A weighty matter for today's discussion. Let us draw a veil over the matter of men with their long-johns and woollen combinations, confining ourselves to ladies and their not-quite-unmentionables.
Throughout the Victorian era ladies wore layer upon layer of undergarments. The precise items varied somewhat with changing fashions over the decades, but the quantity and complexity of what was considered necessary for decency did not change until the 1920s brought such a startling loosening-up of female garments.
The crinoline had gone by the time of the period my books cover, thank goodness. Women were busy enough with what remained. Typically they would wear:
- stockings (with garters)
- a chemise
- a corset
- a camisole
- several petticoats, including a flannel one in winter
How they could move at all, let alone run a busy household, takes some imagining.
Most women were limited to fairly utilitarian white cotton, but lingerie could be quite lovely, especially that belonging to wealthier women who might even run to silk (and have someone else to launder it for them), with lace and ribbons and frills.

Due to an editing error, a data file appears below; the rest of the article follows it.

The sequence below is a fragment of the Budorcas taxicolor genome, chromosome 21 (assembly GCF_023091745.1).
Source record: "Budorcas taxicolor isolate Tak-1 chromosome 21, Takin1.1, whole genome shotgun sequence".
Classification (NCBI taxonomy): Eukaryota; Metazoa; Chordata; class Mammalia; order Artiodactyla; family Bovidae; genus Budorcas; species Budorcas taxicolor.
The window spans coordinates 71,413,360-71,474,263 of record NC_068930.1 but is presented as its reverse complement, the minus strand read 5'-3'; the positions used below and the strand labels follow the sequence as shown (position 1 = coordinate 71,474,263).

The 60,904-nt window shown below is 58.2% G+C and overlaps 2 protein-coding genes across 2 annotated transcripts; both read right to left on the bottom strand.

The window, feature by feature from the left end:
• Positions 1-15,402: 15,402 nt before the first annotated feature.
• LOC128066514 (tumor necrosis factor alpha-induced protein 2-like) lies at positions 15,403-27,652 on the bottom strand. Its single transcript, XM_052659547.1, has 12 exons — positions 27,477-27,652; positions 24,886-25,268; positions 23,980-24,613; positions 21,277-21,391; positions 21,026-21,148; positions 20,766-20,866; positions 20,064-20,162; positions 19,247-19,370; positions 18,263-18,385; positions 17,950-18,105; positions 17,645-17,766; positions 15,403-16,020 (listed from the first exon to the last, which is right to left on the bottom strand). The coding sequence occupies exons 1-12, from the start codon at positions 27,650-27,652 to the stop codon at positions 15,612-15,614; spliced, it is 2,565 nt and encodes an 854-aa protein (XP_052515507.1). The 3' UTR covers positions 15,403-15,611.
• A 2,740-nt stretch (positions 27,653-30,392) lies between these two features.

|Vintage underwear pattern, trulyvictorian.net|
As for those drawers mentioned earlier: with heavy and complicated outer garments, a visit to a gloomy outhouse, probably well-populated with spiders, was enough of a challenge without having to struggle with hooks, buttons and tapes to lower one's drawers. For much of this period, drawers consisted of two separate leg sections, joined only at the waistband, with no crotch seam. It must have made life just a little simpler.
In my quest for authenticity, I made a pair of my own:
They're quite full in style, loose around the thighs and trimmed with generous frills. Should the unthinkable happen, and a man get a glimpse of these drawers, they would look like a petticoat, albeit an indecently short one (they barely cover the knees).